Garden Secrets

With my 56th approaching by week’s end, I thought to throw out a birthday challenge for the week. Can I create a post a day, limit 300 words or so, each one about Nature or our garden? Of all the topics I blog about, writing about Nature thrills me the most.

Born in the spring and raised in Atlanta, I always thought the world celebrated my birthday by bursting into blossom. And while many a birthday up here in the Great Lakes State has often been spent wearing snow boots, this year my day has been heralded for nearly two weeks already.

I am grateful for each of you who stops by, leaves a comment or just allows my words to lift your heart or pique your curiosity. I won’t send out a daily notice of a new post. Just know that there will be a nature reflection each day this week. Here’s Day Four’s post.

There are secret gardens and then there are garden secrets, hidden vignettes of flora or sculpture, a cairn of souvenir stones or shells, or the wrought iron planter you grabbed from a neighbor’s refuse pile on trash day.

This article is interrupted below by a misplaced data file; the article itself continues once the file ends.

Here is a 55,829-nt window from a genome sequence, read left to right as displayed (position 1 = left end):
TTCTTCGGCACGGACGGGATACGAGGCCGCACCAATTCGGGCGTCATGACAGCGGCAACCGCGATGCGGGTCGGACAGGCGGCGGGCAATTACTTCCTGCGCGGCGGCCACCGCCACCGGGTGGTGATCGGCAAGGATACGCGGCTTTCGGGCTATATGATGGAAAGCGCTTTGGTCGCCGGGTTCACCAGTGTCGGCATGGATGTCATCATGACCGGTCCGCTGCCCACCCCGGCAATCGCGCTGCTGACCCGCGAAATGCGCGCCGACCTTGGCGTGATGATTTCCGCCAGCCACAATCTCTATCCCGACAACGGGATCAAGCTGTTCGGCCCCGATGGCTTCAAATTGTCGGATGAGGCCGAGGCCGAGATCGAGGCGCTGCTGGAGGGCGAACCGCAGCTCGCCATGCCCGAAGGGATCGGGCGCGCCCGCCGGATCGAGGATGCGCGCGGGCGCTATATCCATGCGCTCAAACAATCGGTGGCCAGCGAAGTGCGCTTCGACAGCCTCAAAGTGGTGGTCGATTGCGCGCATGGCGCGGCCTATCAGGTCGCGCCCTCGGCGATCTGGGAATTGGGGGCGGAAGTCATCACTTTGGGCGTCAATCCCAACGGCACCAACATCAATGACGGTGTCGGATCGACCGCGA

And then there are the mementoes that are not really secret, but tucked away just the same. They await you each spring as you head out full of purpose, only to be stopped in your tracks by bittersweet memories. McKenzie’s grave marker does it to me every year. Four times now I have started to clear the brush, knowing it is there, and four times now my breath catches in my lungs and my heart folds in on itself, an origami of sorrow.

She was a lovely and sweet dog, never yappy; she was affectionate and free with licks and tail wags. McKenzie made us laugh and regularly invited us to chase her through the house. She didn’t really do tricks but was a great walking buddy, having been trained not to stop and sniff every rock, tree trunk or dog bottom that we might encounter. She came to us by chance and for a decade delighted us daily. And then she was gone, too soon, too painfully.

There are those who can never be without a dog and then there are others, like Martin and me, who wait too long, like parents who kind of think they’ll go for one more child but grow complacent and comfortable not having to drag along extra diapers and sippy cups on every excursion. We’ve toyed with the idea but always turn practical and budget conscious. What about the traveling we want to do? What about being footloose? What about having to make once again the searing decision to end a beloved life?

And so we remain dogless but not dogfree. No one who has ever loved a dog completely lets go of the leash.

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